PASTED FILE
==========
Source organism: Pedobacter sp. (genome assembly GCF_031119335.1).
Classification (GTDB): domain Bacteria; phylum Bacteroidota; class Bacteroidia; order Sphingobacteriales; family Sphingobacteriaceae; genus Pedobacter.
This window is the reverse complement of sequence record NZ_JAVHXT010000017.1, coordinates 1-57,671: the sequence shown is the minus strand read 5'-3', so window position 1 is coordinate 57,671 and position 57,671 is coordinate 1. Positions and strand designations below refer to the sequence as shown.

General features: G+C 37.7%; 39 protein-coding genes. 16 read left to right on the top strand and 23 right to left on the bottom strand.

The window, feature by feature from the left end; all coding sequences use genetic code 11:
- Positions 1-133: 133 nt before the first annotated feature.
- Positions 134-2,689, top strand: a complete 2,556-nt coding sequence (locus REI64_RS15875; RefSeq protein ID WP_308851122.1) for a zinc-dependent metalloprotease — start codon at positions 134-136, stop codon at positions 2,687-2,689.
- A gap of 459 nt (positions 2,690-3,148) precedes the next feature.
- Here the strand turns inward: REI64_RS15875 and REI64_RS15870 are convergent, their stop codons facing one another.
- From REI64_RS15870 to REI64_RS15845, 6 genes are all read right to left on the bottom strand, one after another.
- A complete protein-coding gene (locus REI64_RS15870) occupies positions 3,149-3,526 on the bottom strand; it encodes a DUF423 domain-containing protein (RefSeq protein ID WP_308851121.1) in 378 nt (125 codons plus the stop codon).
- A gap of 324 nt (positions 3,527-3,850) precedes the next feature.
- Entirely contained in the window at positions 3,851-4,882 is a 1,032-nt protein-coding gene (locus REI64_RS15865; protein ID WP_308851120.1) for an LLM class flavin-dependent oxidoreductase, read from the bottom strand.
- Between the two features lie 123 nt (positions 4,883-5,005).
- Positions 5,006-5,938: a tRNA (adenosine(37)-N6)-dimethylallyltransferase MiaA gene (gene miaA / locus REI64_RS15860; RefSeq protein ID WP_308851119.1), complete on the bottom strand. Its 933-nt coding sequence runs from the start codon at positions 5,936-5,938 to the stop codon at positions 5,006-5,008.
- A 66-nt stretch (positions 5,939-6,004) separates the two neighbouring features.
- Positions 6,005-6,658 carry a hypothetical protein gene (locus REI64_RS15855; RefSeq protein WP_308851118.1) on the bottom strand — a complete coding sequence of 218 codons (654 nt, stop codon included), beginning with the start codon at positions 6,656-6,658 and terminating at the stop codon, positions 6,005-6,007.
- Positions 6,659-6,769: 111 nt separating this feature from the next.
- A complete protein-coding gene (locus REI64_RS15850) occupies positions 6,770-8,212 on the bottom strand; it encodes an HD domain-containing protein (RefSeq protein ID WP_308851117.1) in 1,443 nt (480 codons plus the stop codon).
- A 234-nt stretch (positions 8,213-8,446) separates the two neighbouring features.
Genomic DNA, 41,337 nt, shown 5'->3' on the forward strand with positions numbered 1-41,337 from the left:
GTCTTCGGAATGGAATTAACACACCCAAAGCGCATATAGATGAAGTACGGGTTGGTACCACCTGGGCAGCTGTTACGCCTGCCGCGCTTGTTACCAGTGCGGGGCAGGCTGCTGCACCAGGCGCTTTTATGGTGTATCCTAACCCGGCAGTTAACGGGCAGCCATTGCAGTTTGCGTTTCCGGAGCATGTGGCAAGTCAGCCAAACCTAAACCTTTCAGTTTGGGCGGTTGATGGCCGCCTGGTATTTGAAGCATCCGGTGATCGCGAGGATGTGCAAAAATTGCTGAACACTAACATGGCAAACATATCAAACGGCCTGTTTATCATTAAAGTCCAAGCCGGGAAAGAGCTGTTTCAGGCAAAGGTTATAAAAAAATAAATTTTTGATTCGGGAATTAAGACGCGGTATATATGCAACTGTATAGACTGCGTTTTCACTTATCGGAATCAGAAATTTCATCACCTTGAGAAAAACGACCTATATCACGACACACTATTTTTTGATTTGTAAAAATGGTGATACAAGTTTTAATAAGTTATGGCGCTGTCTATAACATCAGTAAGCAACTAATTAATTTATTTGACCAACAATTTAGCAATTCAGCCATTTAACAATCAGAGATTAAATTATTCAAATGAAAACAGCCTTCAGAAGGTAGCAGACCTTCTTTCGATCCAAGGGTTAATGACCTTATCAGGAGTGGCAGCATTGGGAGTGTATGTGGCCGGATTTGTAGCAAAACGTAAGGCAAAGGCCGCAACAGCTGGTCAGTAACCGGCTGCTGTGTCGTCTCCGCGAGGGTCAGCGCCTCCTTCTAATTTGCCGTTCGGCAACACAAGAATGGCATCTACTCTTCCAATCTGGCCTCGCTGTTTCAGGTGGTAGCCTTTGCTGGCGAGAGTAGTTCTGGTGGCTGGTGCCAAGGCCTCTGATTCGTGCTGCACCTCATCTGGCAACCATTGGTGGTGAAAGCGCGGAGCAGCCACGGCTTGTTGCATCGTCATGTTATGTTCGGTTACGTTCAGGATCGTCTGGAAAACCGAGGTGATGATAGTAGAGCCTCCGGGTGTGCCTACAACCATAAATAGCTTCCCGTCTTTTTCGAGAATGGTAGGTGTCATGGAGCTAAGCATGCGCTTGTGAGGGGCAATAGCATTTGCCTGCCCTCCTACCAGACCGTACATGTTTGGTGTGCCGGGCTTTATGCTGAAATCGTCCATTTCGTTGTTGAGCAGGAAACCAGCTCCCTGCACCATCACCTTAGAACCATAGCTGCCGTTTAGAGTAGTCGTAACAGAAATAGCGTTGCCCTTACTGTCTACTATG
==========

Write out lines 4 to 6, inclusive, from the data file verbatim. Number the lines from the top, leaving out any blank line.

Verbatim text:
General features: G+C 37.7%; 39 protein-coding genes. 16 read left to right on the top strand and 23 right to left on the bottom strand.

The window, feature by feature from the left end; all coding sequences use genetic code 11:
- Positions 1-133: 133 nt before the first annotated feature.